Not only is DNA the blueprint for life, it is also one of the most flexible materials used in nanotechnology. DNA-based nanomachines offer many advantages for manipulating materials and information effectively at the nanoscale, including fabrication flexibility, technical availability, and unique biomolecular affinities. A strand of DNA is composed of four building blocks—the chemical bases A, C, G, and T—and demonstrates Watson-Crick complementarity (G always binds to C, and A always binds to T), which can be used in both construction of stable nanoscale structures and directed movement of the constructs.1,2 Although such DNA-based nanomachines have many potential capabilities, development of effective structures and operation methods still requires considerable research efforts and progress.
A variety of functional nanomachines consisting of DNA molecules have been demonstrated previously.2,3 Good examples are DNA walkers4 (which can move across a scaffold made of DNA) and DNA tweezers,5 which open or close in response to fuel DNAs (small DNA strands that function as a source of energy). However, injection of fuel DNAs changes the state of the solution surrounding the machines and could possibly cause unexpected reactions. Under these conditions, it is also difficult to control individual machines within a localized region. To address these problems, we have explored the possibility of controlling DNA tweezers using light signals in the absence of fuel DNA.
Our DNA tweezers are constructed using four individual DNA strands, one of which is combined with a photoisomerizing molecule, azobenzene (see Figure 1).6 This allows control of the DNA binding power by light signals instead of fuel DNA. As a result, we can drive the DNA tweezers within a focused region under continuously stable conditions (see Figure 1). The tweezers open when exposed to UV irradiation and close under visible light, owing to photoisomerization of the azobenzene. The state of the tweezers is detected by measuring the fluorescence-resonance energy-transfer signal. The fluorescence intensity from the open state is higher than that from tweezers that are closed.
Figure 1. Schematic diagram of photonically controlled DNA tweezers. The tweezers consist of unmodified DNA strands A, B, and C, and a ‘hook’ strand H, which is modified with azobenzene in a region binding with strand C.
We used a spectrofluorometer (JASCO, FP-6200) to drive the tweezers, because this enables fine tuning of the irradiation wavelength under stable temperature conditions. The fluorescence spectra measured after irradiating with UV light (wavelength peak: 340nm, bandwidth: 20nm) followed by visible light (wavelength peak: 440nm, bandwidth: 20nm) are shown in Figure 2. The results demonstrate that the state of the tweezers could be controlled through optical input.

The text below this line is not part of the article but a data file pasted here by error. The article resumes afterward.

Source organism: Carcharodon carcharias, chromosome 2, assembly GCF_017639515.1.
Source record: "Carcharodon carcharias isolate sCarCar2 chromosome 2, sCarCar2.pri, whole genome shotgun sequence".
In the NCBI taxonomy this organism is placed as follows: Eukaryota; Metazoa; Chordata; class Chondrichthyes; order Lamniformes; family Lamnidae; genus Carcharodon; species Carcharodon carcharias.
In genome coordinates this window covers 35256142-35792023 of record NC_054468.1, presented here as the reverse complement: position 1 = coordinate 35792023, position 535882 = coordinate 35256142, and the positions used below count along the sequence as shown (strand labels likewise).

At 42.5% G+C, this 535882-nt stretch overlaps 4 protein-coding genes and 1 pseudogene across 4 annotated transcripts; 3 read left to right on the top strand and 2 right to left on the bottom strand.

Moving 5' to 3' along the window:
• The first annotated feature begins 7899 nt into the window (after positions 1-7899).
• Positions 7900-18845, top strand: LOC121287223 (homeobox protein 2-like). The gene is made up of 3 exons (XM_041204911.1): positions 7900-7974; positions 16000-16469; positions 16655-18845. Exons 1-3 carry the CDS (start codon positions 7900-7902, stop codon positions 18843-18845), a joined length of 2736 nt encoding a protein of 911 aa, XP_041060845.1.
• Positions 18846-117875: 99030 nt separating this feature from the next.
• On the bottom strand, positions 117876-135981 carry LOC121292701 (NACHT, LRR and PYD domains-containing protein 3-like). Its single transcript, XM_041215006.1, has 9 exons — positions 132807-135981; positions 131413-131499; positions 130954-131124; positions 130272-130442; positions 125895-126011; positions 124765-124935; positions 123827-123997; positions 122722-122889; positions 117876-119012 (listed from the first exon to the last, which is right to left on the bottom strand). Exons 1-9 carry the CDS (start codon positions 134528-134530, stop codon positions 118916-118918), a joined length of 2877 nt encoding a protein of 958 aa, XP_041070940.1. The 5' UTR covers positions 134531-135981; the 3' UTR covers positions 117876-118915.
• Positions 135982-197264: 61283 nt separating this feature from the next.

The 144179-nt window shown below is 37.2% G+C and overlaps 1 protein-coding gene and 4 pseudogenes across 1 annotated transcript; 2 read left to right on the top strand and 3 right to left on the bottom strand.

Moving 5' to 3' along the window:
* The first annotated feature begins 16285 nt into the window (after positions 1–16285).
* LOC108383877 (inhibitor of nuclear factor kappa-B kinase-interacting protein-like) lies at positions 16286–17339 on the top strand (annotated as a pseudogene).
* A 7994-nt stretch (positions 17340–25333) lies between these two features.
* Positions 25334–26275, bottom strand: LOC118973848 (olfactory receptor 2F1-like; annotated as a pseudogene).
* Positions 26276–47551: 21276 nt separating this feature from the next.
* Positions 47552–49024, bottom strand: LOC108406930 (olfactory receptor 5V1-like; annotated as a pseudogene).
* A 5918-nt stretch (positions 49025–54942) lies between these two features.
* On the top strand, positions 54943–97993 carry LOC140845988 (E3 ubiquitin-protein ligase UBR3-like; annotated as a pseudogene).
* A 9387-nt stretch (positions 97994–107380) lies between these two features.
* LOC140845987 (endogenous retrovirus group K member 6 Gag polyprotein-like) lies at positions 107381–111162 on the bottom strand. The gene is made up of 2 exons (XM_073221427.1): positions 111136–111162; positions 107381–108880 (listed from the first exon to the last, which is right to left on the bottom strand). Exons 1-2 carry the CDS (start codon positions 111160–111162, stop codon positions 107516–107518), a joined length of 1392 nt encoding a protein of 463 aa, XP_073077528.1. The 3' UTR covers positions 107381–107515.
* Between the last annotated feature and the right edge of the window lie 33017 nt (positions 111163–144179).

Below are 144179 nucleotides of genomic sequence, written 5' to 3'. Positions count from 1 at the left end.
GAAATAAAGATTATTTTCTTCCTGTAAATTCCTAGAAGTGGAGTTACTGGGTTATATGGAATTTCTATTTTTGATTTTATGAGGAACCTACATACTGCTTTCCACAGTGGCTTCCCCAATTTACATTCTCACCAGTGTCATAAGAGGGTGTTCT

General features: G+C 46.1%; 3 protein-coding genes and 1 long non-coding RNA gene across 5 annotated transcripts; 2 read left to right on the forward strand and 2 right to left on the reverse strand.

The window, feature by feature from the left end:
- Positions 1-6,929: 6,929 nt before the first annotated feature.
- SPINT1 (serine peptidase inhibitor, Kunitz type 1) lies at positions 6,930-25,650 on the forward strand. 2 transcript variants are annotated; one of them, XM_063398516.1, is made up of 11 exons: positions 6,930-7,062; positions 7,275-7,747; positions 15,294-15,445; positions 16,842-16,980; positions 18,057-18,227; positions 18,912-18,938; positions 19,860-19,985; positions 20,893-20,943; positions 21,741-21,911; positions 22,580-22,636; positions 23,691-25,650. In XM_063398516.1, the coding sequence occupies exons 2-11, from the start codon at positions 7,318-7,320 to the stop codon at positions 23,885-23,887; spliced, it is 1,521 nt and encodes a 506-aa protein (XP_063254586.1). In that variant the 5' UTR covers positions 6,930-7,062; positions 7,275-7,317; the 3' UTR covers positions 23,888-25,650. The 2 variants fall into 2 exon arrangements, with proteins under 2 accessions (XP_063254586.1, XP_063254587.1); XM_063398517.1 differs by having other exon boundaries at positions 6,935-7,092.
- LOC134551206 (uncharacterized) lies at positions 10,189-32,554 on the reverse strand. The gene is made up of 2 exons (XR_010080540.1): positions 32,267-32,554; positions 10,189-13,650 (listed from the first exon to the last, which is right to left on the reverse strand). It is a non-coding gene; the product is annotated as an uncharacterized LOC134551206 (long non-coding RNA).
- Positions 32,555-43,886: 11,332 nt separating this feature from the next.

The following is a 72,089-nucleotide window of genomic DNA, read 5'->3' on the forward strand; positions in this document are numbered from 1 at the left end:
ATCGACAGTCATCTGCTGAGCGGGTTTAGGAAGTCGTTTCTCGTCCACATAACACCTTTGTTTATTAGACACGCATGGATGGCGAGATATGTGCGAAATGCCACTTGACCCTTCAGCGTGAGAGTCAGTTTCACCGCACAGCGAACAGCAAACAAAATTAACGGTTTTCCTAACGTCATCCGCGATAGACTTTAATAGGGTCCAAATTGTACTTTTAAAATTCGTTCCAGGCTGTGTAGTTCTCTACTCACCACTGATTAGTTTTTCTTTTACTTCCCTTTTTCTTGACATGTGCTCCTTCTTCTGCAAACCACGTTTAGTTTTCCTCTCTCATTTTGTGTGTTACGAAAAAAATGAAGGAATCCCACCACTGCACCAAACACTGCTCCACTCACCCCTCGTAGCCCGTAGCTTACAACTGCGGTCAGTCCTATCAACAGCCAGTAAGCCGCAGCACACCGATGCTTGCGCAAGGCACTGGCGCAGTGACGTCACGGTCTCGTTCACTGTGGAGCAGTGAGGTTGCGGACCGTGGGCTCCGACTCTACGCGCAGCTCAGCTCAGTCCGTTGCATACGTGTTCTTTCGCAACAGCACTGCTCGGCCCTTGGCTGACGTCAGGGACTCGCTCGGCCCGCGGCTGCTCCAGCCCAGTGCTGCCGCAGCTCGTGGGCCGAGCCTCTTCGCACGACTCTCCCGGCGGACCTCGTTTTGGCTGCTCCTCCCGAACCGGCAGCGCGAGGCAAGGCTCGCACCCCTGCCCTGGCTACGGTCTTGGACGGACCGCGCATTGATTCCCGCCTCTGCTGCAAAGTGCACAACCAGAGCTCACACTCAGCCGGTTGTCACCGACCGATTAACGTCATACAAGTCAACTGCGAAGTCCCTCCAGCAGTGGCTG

Figure 2. Fluorescence spectra obtained when irradiating the tweezers with UV and visible light in sequence.
Figure 3 shows a time sequence of the transition ratio as it changes from the closed to the open state during UV irradiation. By tuning the wavelength and spectral width of the control lights, we successfully increased the reaction speed of this nanomachine to ten times that demonstrated in previous experiments,7 which used a UV lamp (Philips TL6w08, peak wavelength: 365nm) as the light source. Although 10min of irradiation was required when using the UV lamp, the required irradiation time was no more than one minute using the spectrofluorometer. This indicates that the fine tuning of the irradiation wavelength was effective at accelerating the behavior of the photonically controlled DNA tweezers.
Figure 3. Time course of the transition ratio from the closed to the open state during UV irradiation using a spectrofluorometer and a UV lamp.
Transitions of the tweezers between open and closed states were induced repeatedly. The fluorescence intensity measured during the operation is shown in Figure 4. The intensity increased following a 1min UV exposure and decreased after irradiation with visible light. The transition ratio was measured at approximately 25–28% during repeated operations, which indicates little decrease in efficiency. The transition speed was estimated at approximately 100 transitions/s in a volume of 1μm3. Thus, the wavelength tuning was also effective at improving the transition ratio.
Figure 4. Fluorescence intensity measured during repeated operations.
Our experimental results demonstrate that photonically controlled DNA tweezers were driven in response to optical signals and that no less than ten repetitions of transition cycles were achieved. A patterned optical signal will enable us to achieve parallel and space-variant control of spatially distributed nanotweezers. Furthermore, tuning the wavelength and spectral bandwidth was effective at improving the operation speed and transition efficiency of the machines. Our future goals include the construction of a functional nanoscale processor that executes specific processes in response to UV irradiation.
Yusuke Ogura, Takahiro Nishimura, Jun Tanida
Graduate School of Information Science and Technology
Yusuke Ogura received his PhD in applied physics from Osaka University in 2002. He is an associate professor in the Department of Information and Physical Sciences. His research interests include photonic DNA computing, diffractive optics, and optical manipulation.